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Airbase vulnerability to conventional cruise-missile and ballistic-missile attacks [electronic resource] :technology, scenarios, and U.S. Air Force responses / John Stillion and David T. Orletsky.

By: Stillion, John.
Contributor(s): Orletsky, David T, 1963- | United States. Air Force | Project Air Force (U.S.).
Material type: materialTypeLabelBookPublisher: Santa Monica, CA : RAND, 1999Description: 1 online resource (xxiii, 96 p.) : ill.ISBN: 0585225362 (electronic bk.); 9780585225364 (electronic bk.).Subject(s): Air bases -- Security measures -- United States | Cruise missile defenses -- United States | Ballistic missile defenses -- United States | United States. Air Force -- Security measures | TECHNOLOGY & ENGINEERING -- Military Science | Electronic books | United States. Air Force | Air bases -- Security measures | Ballistic missile defenses | Cruise missile defenses | Security systems | United StatesGenre/Form: Electronic books.DDC classification: 358.4/17/0973 Online resources: EBSCOhost
Contents:
Emerging threat technologies -- Illustrative scenario and implications -- Defensive responses to an enemy-missile threat -- Stand-off options.
Summary: As part of a two-year effort to develop an expansive construct of air and space power in the early twenty-first century that capitalizes on forthcoming air and space technologies and concepts of operation and is effective against adversaries with diverse economies, cultures, political institutions, and military capabilities, the research team investigated the possibility that future adversaries might be able to mount effective missile attacks on U.S. Air Force (USAF) main operating bases in critical regions. This report does not assess the relative vulnerabilities of various force elements and facilities; instead, it aids the USAF in addressing a potential vulnerability of its in-theater bases: highly accurate attacks against USAF aircraft on parking ramps at such bases made possible by the proliferation of Global Positioning System (GPS) guidance and submunition warhead technologies. If such attacks are feasible, the current USAF operational concept of high-tempo, parallel strikes from in-theater bases could be put in jeopardy. This report concludes that these guidance and munition technologies could, in fact, put USAF bases at serious risk. The report describes the threat technologies and concept of operation in detail, then explores both short-term responses--such as putting machine-gun teams equipped with night-vision goggles in towers around the bases--and long-term responses--such as operating anywhere in the world from a few secure, hardened, fixed bases with guaranteed access--to these threats.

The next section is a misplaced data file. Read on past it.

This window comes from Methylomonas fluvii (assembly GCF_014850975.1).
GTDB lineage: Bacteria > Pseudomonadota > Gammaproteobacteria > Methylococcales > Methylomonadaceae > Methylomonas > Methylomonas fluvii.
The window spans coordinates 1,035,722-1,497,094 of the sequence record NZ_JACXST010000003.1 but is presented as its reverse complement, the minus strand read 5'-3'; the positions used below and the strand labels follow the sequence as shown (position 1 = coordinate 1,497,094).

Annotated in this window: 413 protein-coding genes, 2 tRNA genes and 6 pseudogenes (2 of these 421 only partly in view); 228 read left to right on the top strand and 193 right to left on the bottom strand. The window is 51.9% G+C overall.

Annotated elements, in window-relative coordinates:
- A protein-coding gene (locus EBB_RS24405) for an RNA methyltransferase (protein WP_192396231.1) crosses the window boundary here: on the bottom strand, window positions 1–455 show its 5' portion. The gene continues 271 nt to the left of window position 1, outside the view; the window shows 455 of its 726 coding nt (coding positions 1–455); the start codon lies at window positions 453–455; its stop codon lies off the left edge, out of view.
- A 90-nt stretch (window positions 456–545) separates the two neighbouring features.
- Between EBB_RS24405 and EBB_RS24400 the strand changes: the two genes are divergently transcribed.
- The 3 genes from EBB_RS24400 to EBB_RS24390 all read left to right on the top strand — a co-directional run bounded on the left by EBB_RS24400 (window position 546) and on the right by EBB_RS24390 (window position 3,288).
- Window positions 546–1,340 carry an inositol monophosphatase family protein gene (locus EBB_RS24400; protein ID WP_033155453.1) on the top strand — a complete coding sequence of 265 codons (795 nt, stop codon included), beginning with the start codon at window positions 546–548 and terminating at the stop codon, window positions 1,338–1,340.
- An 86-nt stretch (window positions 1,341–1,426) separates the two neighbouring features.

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Prepared for the U.S. Air Force by Rand's Project Air Force."

"MR-1028-AF."

Includes bibliographical references (p. 95-96).

As part of a two-year effort to develop an expansive construct of air and space power in the early twenty-first century that capitalizes on forthcoming air and space technologies and concepts of operation and is effective against adversaries with diverse economies, cultures, political institutions, and military capabilities, the research team investigated the possibility that future adversaries might be able to mount effective missile attacks on U.S. Air Force (USAF) main operating bases in critical regions. This report does not assess the relative vulnerabilities of various force elements and facilities; instead, it aids the USAF in addressing a potential vulnerability of its in-theater bases: highly accurate attacks against USAF aircraft on parking ramps at such bases made possible by the proliferation of Global Positioning System (GPS) guidance and submunition warhead technologies. If such attacks are feasible, the current USAF operational concept of high-tempo, parallel strikes from in-theater bases could be put in jeopardy. This report concludes that these guidance and munition technologies could, in fact, put USAF bases at serious risk. The report describes the threat technologies and concept of operation in detail, then explores both short-term responses--such as putting machine-gun teams equipped with night-vision goggles in towers around the bases--and long-term responses--such as operating anywhere in the world from a few secure, hardened, fixed bases with guaranteed access--to these threats.

Emerging threat technologies -- Illustrative scenario and implications -- Defensive responses to an enemy-missile threat -- Stand-off options.

Description based on print version record.

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